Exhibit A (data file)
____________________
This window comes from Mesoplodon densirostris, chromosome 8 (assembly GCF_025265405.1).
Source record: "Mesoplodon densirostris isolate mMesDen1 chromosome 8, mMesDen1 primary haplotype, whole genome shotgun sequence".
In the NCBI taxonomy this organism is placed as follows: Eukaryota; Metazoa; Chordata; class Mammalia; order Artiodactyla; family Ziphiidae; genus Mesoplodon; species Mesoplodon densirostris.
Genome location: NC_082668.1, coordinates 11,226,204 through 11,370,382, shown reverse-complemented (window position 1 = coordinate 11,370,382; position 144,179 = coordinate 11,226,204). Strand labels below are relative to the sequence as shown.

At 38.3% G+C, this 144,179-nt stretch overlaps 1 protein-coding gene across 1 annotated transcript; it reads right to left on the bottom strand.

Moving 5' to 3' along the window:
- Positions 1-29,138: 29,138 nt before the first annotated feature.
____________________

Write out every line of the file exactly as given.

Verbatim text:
This window comes from Mesoplodon densirostris, chromosome 8 (assembly GCF_025265405.1).
Source record: "Mesoplodon densirostris isolate mMesDen1 chromosome 8, mMesDen1 primary haplotype, whole genome shotgun sequence".
In the NCBI taxonomy this organism is placed as follows: Eukaryota; Metazoa; Chordata; class Mammalia; order Artiodactyla; family Ziphiidae; genus Mesoplodon; species Mesoplodon densirostris.
Genome location: NC_082668.1, coordinates 11,226,204 through 11,370,382, shown reverse-complemented (window position 1 = coordinate 11,370,382; position 144,179 = coordinate 11,226,204). Strand labels below are relative to the sequence as shown.

At 38.3% G+C, this 144,179-nt stretch overlaps 1 protein-coding gene across 1 annotated transcript; it reads right to left on the bottom strand.

Moving 5' to 3' along the window:
- Positions 1-29,138: 29,138 nt before the first annotated feature.